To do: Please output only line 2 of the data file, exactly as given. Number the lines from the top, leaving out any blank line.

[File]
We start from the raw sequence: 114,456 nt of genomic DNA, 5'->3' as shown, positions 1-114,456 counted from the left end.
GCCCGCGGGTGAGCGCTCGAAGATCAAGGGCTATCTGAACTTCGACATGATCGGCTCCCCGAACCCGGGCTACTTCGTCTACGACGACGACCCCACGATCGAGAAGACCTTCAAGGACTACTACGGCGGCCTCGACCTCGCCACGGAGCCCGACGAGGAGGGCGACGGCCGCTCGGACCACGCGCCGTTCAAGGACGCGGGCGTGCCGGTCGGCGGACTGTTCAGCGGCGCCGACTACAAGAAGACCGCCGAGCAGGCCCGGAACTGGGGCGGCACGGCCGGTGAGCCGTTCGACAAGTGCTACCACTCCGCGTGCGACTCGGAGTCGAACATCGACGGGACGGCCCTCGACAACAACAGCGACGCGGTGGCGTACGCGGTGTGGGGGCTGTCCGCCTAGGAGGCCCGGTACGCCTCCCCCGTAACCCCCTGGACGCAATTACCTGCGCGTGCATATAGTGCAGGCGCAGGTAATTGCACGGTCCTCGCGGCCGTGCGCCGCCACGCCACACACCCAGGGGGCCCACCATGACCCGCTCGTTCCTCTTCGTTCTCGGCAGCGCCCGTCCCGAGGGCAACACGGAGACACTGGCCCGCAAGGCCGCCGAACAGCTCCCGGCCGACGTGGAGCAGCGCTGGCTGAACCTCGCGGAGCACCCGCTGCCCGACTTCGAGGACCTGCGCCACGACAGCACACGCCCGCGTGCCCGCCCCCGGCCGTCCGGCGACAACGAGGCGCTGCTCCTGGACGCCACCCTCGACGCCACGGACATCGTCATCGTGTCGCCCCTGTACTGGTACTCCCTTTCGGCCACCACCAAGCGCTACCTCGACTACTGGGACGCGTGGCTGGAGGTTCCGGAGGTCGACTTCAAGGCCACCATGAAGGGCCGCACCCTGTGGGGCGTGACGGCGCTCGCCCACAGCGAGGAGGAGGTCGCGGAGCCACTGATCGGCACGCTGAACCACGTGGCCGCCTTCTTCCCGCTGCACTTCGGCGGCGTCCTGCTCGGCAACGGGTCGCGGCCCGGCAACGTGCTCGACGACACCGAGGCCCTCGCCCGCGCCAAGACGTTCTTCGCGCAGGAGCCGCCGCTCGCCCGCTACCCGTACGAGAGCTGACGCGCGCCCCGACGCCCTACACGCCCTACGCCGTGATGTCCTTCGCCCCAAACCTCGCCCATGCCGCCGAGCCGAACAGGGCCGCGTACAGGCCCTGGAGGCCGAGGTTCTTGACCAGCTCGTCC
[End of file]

GCCCGCGGGTGAGCGCTCGAAGATCAAGGGCTATCTGAACTTCGACATGATCGGCTCCCCGAACCCGGGCTACTTCGTCTACGACGACGACCCCACGATCGAGAAGACCTTCAAGGACTACTACGGCGGCCTCGACCTCGCCACGGAGCCCGACGAGGAGGGCGACGGCCGCTCGGACCACGCGCCGTTCAAGGACGCGGGCGTGCCGGTCGGCGGACTGTTCAGCGGCGCCGACTACAAGAAGACCGCCGAGCAGGCCCGGAACTGGGGCGGCACGGCCGGTGAGCCGTTCGACAAGTGCTACCACTCCGCGTGCGACTCGGAGTCGAACATCGACGGGACGGCCCTCGACAACAACAGCGACGCGGTGGCGTACGCGGTGTGGGGGCTGTCCGCCTAGGAGGCCCGGTACGCCTCCCCCGTAACCCCCTGGACGCAATTACCTGCGCGTGCATATAGTGCAGGCGCAGGTAATTGCACGGTCCTCGCGGCCGTGCGCCGCCACGCCACACACCCAGGGGGCCCACCATGACCCGCTCGTTCCTCTTCGTTCTCGGCAGCGCCCGTCCCGAGGGCAACACGGAGACACTGGCCCGCAAGGCCGCCGAACAGCTCCCGGCCGACGTGGAGCAGCGCTGGCTGAACCTCGCGGAGCACCCGCTGCCCGACTTCGAGGACCTGCGCCACGACAGCACACGCCCGCGTGCCCGCCCCCGGCCGTCCGGCGACAACGAGGCGCTGCTCCTGGACGCCACCCTCGACGCCACGGACATCGTCATCGTGTCGCCCCTGTACTGGTACTCCCTTTCGGCCACCACCAAGCGCTACCTCGACTACTGGGACGCGTGGCTGGAGGTTCCGGAGGTCGACTTCAAGGCCACCATGAAGGGCCGCACCCTGTGGGGCGTGACGGCGCTCGCCCACAGCGAGGAGGAGGTCGCGGAGCCACTGATCGGCACGCTGAACCACGTGGCCGCCTTCTTCCCGCTGCACTTCGGCGGCGTCCTGCTCGGCAACGGGTCGCGGCCCGGCAACGTGCTCGACGACACCGAGGCCCTCGCCCGCGCCAAGACGTTCTTCGCGCAGGAGCCGCCGCTCGCCCGCTACCCGTACGAGAGCTGACGCGCGCCCCGACGCCCTACACGCCCTACGCCGTGATGTCCTTCGCCCCAAACCTCGCCCATGCCGCCGAGCCGAACAGGGCCGCGTACAGGCCCTGGAGGCCGAGGTTCTTGACCAGCTCGTCC